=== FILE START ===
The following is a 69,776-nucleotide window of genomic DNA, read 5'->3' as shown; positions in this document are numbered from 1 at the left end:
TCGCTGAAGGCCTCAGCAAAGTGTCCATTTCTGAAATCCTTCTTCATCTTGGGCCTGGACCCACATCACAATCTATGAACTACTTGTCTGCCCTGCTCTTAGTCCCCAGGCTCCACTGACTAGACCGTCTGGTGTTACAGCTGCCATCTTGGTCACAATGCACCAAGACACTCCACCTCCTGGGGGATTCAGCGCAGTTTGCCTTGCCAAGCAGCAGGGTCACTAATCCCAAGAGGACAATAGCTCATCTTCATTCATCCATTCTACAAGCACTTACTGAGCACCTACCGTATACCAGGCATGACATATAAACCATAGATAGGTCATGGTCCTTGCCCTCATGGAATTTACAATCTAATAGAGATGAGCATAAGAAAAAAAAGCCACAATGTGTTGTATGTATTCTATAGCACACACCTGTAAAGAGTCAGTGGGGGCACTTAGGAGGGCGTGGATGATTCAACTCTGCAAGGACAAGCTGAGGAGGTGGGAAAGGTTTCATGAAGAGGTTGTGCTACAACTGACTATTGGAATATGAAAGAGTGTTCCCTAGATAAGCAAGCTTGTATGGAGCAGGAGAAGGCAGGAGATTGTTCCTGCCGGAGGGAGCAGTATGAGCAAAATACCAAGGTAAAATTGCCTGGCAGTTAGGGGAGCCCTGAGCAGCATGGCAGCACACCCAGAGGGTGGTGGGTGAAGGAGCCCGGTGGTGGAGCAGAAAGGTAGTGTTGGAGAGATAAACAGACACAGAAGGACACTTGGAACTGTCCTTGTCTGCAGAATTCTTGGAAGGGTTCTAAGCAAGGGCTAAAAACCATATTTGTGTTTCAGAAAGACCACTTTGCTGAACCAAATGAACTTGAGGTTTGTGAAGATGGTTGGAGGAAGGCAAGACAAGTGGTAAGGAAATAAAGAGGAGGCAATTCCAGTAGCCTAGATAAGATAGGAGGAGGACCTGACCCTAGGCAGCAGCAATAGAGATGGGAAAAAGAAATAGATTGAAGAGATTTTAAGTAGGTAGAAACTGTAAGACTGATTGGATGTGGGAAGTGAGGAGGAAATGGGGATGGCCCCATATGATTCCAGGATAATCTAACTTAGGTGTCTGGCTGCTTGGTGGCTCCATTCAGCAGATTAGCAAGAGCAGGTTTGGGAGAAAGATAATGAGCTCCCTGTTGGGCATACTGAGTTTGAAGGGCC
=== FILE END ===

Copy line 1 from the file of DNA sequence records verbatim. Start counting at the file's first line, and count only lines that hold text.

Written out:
The following is a 69,776-nucleotide window of genomic DNA, read 5'->3' as shown; positions in this document are numbered from 1 at the left end: